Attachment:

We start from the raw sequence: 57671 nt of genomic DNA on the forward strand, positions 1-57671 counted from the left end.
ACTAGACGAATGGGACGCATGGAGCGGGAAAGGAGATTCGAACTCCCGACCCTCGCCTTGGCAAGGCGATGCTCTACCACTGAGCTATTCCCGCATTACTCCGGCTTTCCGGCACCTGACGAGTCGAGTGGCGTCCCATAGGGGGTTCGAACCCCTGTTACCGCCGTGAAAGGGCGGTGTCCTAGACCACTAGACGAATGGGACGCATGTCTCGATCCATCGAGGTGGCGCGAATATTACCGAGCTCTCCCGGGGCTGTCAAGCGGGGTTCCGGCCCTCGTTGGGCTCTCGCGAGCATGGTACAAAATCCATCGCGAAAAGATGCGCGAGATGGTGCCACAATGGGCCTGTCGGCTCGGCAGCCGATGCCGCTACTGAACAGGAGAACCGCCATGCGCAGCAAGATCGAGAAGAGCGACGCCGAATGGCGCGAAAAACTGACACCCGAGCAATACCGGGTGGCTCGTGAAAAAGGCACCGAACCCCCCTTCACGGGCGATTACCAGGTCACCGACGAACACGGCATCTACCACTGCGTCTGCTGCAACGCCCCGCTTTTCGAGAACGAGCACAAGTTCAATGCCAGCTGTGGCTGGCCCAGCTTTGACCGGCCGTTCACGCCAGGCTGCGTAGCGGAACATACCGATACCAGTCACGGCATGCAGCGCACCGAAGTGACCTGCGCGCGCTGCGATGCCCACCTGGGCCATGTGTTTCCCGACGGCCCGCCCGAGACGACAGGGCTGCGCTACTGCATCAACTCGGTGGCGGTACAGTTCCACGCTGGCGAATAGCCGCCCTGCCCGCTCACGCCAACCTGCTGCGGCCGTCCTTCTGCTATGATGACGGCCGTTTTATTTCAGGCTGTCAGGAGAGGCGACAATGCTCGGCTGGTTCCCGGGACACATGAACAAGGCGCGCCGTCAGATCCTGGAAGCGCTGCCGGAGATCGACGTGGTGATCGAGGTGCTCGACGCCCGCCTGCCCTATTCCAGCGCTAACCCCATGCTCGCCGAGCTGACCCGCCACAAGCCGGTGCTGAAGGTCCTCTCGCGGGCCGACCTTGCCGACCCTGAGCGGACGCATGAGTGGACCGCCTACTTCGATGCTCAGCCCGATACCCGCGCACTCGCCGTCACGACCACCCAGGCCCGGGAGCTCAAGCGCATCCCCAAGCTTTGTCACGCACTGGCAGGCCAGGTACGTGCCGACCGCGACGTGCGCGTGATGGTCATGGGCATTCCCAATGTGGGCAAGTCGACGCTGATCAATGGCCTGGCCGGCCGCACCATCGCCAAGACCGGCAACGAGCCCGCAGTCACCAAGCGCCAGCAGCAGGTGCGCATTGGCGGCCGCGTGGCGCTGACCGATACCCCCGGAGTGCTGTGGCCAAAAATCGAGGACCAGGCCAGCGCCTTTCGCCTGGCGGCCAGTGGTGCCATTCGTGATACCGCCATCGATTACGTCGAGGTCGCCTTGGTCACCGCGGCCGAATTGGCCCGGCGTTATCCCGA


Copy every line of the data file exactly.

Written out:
We start from the raw sequence: 57671 nt of genomic DNA on the forward strand, positions 1-57671 counted from the left end.
ACTAGACGAATGGGACGCATGGAGCGGGAAAGGAGATTCGAACTCCCGACCCTCGCCTTGGCAAGGCGATGCTCTACCACTGAGCTATTCCCGCATTACTCCGGCTTTCCGGCACCTGACGAGTCGAGTGGCGTCCCATAGGGGGTTCGAACCCCTGTTACCGCCGTGAAAGGGCGGTGTCCTAGACCACTAGACGAATGGGACGCATGTCTCGATCCATCGAGGTGGCGCGAATATTACCGAGCTCTCCCGGGGCTGTCAAGCGGGGTTCCGGCCCTCGTTGGGCTCTCGCGAGCATGGTACAAAATCCATCGCGAAAAGATGCGCGAGATGGTGCCACAATGGGCCTGTCGGCTCGGCAGCCGATGCCGCTACTGAACAGGAGAACCGCCATGCGCAGCAAGATCGAGAAGAGCGACGCCGAATGGCGCGAAAAACTGACACCCGAGCAATACCGGGTGGCTCGTGAAAAAGGCACCGAACCCCCCTTCACGGGCGATTACCAGGTCACCGACGAACACGGCATCTACCACTGCGTCTGCTGCAACGCCCCGCTTTTCGAGAACGAGCACAAGTTCAATGCCAGCTGTGGCTGGCCCAGCTTTGACCGGCCGTTCACGCCAGGCTGCGTAGCGGAACATACCGATACCAGTCACGGCATGCAGCGCACCGAAGTGACCTGCGCGCGCTGCGATGCCCACCTGGGCCATGTGTTTCCCGACGGCCCGCCCGAGACGACAGGGCTGCGCTACTGCATCAACTCGGTGGCGGTACAGTTCCACGCTGGCGAATAGCCGCCCTGCCCGCTCACGCCAACCTGCTGCGGCCGTCCTTCTGCTATGATGACGGCCGTTTTATTTCAGGCTGTCAGGAGAGGCGACAATGCTCGGCTGGTTCCCGGGACACATGAACAAGGCGCGCCGTCAGATCCTGGAAGCGCTGCCGGAGATCGACGTGGTGATCGAGGTGCTCGACGCCCGCCTGCCCTATTCCAGCGCTAACCCCATGCTCGCCGAGCTGACCCGCCACAAGCCGGTGCTGAAGGTCCTCTCGCGGGCCGACCTTGCCGACCCTGAGCGGACGCATGAGTGGACCGCCTACTTCGATGCTCAGCCCGATACCCGCGCACTCGCCGTCACGACCACCCAGGCCCGGGAGCTCAAGCGCATCCCCAAGCTTTGTCACGCACTGGCAGGCCAGGTACGTGCCGACCGCGACGTGCGCGTGATGGTCATGGGCATTCCCAATGTGGGCAAGTCGACGCTGATCAATGGCCTGGCCGGCCGCACCATCGCCAAGACCGGCAACGAGCCCGCAGTCACCAAGCGCCAGCAGCAGGTGCGCATTGGCGGCCGCGTGGCGCTGACCGATACCCCCGGAGTGCTGTGGCCAAAAATCGAGGACCAGGCCAGCGCCTTTCGCCTGGCGGCCAGTGGTGCCATTCGTGATACCGCCATCGATTACGTCGAGGTCGCCTTGGTCACCGCGGCCGAATTGGCCCGGCGTTATCCCGA